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Tapping the power of friendship to boost teen mental health

Original post made on Dec 7, 2012

An effort to bolster teen mental health at Gunn High School by harnessing the power of peer influence has shown success in its first year, according to survey results.

Read the full story here Web Link posted Friday, December 7, 2012, 9:42 AM

Comments (5)

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Posted by Word Critic
a resident of Atherton
on Dec 7, 2012 at 1:12 pm

Why is the headline to this story about teen "mental health" instead of teen "wellness". The first has such a stigma of something not "normal", whereas the issues mentioned are all commonplace and worthy of help and compassion...and often impact us as adults.


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Posted by Looney tunes
a resident of Southgate
on Dec 7, 2012 at 6:04 pm

The article makes it sound as if Gunn students are psychotic, not just excessively stressed. Holistic health and a whole child approach should be addressed, not labeling kids as mentally ill as if they need psychiatric care. Are they basing the school academic.system on China's, or what?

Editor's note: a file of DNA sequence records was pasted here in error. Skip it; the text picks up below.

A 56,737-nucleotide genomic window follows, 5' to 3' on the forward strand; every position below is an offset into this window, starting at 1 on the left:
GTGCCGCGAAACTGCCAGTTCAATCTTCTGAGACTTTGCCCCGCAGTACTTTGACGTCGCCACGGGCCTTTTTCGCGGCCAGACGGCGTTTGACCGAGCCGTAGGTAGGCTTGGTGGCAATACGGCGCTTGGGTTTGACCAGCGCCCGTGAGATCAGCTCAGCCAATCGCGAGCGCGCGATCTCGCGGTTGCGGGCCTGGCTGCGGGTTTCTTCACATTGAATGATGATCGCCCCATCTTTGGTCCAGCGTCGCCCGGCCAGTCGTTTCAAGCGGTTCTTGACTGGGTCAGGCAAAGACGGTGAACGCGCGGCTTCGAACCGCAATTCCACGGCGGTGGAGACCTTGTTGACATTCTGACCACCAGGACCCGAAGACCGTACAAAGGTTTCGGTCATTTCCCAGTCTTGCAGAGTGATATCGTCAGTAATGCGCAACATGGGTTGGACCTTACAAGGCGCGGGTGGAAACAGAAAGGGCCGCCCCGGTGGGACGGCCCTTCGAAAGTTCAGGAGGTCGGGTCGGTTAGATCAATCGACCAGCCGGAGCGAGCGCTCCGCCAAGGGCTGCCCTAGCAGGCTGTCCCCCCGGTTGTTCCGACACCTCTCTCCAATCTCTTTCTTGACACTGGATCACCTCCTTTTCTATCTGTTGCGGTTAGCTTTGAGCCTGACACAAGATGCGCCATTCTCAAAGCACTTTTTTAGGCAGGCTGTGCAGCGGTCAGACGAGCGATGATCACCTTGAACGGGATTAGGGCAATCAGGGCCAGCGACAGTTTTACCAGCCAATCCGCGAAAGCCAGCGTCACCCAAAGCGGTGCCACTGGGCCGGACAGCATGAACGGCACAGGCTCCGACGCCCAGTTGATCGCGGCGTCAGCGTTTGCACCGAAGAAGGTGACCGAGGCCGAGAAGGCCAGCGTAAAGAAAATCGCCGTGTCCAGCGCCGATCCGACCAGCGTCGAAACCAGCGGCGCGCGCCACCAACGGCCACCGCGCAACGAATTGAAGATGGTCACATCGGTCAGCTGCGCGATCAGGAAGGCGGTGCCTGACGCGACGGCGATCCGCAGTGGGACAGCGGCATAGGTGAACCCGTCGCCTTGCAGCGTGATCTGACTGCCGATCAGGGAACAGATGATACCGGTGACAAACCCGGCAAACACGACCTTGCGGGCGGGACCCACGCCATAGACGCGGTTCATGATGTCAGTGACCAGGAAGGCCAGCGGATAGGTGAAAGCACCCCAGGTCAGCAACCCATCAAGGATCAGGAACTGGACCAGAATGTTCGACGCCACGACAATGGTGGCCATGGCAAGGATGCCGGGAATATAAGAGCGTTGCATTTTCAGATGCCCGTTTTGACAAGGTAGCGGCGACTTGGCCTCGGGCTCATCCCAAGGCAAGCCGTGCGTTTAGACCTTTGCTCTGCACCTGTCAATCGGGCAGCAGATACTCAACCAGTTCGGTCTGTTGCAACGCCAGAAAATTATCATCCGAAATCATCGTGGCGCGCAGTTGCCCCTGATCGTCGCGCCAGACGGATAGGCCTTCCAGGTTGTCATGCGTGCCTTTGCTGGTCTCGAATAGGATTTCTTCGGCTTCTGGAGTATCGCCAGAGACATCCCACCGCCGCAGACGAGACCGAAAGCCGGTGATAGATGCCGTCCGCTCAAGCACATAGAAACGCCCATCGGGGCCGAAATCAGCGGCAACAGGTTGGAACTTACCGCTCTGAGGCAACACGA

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Posted by Sylvia Sanders
a resident of Barron Park
on Dec 8, 2012 at 7:25 am

Thank you to the outside experts, Gunn students, and staff for embracing these meaningful programs. It's an example of putting the money where the mouth is. That the percentage of students who feel they have someone to talk to about their problems has increased is a move in the right direction.
As a teacher, a parent, and a community member, I am grateful for these programs.


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Posted by helpful
a resident of Menlo Park
on Dec 8, 2012 at 9:50 am

Word critic adn Looney tunes,
I understand your concern. And yet, were you here in 2009 when so many Gunn students committed suicide? This effort is not about general wellness. It is a directed effort to help those who feel depressed or suicidal. Although I agree that "mental health"carries a stigma, I think it is a more accurate and appropriate headline than "wellness" (a concept I also support). Wouldn't it be great if, instead of obscuring the headline, we could instead de-stigmatize the phrase "mental health." That starts from within, with your own attitude. See if you can help be the change.


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Posted by Looney Tunes
a resident of Southgate
on Dec 9, 2012 at 7:27 pm

Yes, I was here long before 2009 and the suicides. In fact, my BIL, who once worked here as a finance manager, actually [portion removed by Palo Alto Online staff] remarked, as only a former finance manager could, that the city was wasting too much money by posting police officers at the rail crossings where these occurred!!! To which I replied that it was not to much money if it saved your child.

Actually, teens being sensitive, I would be concerned that they would so fear the label of being mentally ill that they wouldn't seek help under the mental health label. They may be far more likely to get help if it is labeled as wellness.


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